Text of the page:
Affordable Housing for Minimum Wage Workers Doesn’t Exist – Curbed

EVA Issues in the News

Jeff Andrews of Curbed discusses the housing crisis in the United States in this Curbed article originally published on June 18, 2019. Andrews details a report published by the National Low Income Housing Coalition, “Out of Reach,” that states in 99% of counties in the United States, a modest one-bedroom rental is not affordable. Read the following excerpt and click through to the full article to learn more.


The affordable housing crisis for low-income workers in the United States was put in stark terms by the National Low Income Housing Coalition’s (NLIHC) annual Out of Reach report on Tuesday.

According to the report, fair market rent for one-bedroom rentals in 99 percent of counties in the U.S. are not affordable—with affordable defined as 30 percent or less of a renter’s income—for a full-time minimum wage worker; there are currently 1.8 million people making minimum wage or less. While the federal minimum wage has remained stuck at $7.25 since the aftermath of the financial crisis, rents have risen at a steady clip between 2.5 and 4 percent since 2012, according to Harvard’s Joint Center for Housing Studies.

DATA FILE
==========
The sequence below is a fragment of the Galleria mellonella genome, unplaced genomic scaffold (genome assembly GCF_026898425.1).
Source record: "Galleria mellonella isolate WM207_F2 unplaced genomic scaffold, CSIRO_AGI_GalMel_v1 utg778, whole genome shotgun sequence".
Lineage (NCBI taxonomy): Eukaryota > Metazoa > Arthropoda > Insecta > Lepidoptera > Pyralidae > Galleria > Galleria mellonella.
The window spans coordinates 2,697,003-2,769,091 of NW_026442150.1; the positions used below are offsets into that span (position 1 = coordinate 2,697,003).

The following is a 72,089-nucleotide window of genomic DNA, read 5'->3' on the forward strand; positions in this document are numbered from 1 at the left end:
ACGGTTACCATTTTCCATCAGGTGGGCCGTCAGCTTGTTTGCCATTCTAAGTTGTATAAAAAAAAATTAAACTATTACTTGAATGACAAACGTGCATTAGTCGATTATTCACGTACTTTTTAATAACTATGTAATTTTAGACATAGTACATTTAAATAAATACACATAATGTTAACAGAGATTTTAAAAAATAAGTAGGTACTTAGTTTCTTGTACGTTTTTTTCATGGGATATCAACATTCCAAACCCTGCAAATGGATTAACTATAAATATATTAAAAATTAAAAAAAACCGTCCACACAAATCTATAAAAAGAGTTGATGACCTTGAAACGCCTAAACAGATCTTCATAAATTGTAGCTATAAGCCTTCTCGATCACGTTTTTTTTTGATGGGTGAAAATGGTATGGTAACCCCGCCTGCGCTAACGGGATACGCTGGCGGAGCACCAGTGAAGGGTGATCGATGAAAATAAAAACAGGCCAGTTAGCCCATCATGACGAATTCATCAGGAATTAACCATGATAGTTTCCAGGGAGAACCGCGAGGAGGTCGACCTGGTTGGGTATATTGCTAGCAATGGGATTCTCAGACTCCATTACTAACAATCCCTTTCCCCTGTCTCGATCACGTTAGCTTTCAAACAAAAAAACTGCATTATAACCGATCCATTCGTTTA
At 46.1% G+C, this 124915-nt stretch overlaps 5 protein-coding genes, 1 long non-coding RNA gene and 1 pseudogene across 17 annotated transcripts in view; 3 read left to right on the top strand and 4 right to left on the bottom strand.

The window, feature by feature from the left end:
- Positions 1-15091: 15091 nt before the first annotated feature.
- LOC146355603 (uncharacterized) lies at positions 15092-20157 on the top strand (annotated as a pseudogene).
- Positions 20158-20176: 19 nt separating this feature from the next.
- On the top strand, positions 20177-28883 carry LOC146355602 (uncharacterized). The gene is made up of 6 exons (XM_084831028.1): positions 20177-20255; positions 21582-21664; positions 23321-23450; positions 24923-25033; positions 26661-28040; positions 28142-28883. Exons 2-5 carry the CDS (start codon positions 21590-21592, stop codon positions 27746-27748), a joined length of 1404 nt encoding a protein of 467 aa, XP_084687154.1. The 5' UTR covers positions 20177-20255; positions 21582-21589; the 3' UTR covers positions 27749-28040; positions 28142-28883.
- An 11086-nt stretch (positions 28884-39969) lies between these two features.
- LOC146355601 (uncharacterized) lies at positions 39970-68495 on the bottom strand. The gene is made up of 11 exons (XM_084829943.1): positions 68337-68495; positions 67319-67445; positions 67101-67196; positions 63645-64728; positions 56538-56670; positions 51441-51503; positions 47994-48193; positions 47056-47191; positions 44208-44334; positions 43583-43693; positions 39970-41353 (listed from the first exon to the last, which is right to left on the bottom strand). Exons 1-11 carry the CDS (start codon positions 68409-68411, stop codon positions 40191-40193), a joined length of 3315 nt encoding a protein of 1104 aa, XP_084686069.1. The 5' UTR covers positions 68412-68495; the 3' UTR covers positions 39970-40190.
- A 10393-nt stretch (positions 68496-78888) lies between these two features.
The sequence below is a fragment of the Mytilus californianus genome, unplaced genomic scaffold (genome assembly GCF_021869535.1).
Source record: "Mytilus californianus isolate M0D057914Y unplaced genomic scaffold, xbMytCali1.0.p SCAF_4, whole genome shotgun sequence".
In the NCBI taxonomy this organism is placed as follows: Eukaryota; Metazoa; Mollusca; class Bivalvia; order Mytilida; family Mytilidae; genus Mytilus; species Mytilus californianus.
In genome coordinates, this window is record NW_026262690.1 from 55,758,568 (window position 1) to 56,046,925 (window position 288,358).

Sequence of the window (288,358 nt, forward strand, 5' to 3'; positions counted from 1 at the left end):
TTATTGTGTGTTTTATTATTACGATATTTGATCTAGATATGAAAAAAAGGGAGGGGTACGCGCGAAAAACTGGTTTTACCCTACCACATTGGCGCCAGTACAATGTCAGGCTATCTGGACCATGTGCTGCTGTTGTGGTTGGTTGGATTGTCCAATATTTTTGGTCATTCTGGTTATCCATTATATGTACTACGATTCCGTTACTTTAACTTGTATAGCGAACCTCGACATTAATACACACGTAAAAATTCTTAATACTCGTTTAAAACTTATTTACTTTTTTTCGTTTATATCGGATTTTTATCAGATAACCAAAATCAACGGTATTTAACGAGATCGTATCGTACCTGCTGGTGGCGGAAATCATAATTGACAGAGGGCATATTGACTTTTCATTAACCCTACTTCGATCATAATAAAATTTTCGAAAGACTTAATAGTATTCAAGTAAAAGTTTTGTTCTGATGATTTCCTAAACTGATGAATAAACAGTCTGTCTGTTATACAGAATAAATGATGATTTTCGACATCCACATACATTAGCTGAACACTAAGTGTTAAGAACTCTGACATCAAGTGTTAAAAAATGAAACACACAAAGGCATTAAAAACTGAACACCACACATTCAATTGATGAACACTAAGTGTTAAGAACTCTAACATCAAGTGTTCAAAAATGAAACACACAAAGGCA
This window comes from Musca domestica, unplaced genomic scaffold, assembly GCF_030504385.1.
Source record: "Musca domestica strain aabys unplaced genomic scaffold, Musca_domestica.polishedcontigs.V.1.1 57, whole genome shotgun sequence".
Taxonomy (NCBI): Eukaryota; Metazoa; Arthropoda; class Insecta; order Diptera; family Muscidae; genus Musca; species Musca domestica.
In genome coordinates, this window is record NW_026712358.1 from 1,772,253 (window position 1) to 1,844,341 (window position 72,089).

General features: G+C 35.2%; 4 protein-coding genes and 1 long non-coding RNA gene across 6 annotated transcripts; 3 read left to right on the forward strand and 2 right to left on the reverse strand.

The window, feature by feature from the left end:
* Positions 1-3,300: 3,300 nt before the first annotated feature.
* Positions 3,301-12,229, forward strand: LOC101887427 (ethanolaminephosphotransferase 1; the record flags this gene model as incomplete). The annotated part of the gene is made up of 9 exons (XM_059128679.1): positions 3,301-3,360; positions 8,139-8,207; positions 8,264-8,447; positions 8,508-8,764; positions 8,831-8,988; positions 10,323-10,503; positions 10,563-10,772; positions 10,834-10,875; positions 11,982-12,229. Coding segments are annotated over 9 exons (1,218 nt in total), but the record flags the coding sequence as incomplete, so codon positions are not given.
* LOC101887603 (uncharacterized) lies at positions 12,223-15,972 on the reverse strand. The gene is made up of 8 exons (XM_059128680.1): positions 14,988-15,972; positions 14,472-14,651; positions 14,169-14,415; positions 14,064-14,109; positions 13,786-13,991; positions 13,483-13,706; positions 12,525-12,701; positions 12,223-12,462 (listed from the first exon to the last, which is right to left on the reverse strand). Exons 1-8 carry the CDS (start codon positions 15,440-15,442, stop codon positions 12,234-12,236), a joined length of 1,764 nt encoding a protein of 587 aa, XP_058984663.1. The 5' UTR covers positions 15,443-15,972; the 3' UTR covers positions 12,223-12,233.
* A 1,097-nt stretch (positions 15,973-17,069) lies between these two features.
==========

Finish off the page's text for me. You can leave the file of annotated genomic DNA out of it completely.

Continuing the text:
Affordable Housing Needs - 2019 hours at minimum wage needed to afford one bedroom rental.

On the national level, affordable rent for someone living on Social Security income—roughly 8 million people—would be just $231 per month. For someone living on minimum wage it’s $377, and for someone making the average renter wage, it’s $913. These amounts are all lower than the national average fair market rent for a one-bedroom—$970.

With Americans feeling the pinch across the country, housing has become a national issue that’s picking up steam among 2020 presidential candidates. Elizabeth Warren, Cory Booker,and Kamala Harris have all released housing plans, and NLIHC president and CEO Diane Yentel believes the report shows that the federal government needs to act.

“We now have a tremendous opportunity to implement federal housing policy solutions to fund affordable housing programs at the scale necessary,” Yentel said in a statement about the report. “We must use tools like Out of Reach to build the political will.”

In the report, the NLIHC calls for increased funding to a handful of federal programs—the Housing Trust Fund, the Housing Choice Voucher program, and the Low-Income Housing Tax Credit (LIHTC) program. It also calls for a renters tax credit worth the difference between 30 percent of a renter’s income and what they pay in rent. The renters tax credit is a staple of Booker and Harris’s housing plans.

Read the full article at Curbed.

Read the full Out of Reach report on the NLIHC website.


Issues in the News highlights news items focusing on key issues for poor and low-income families, from fair work and access to health care to family economic security, criminal justice reform, voting rights, and more.

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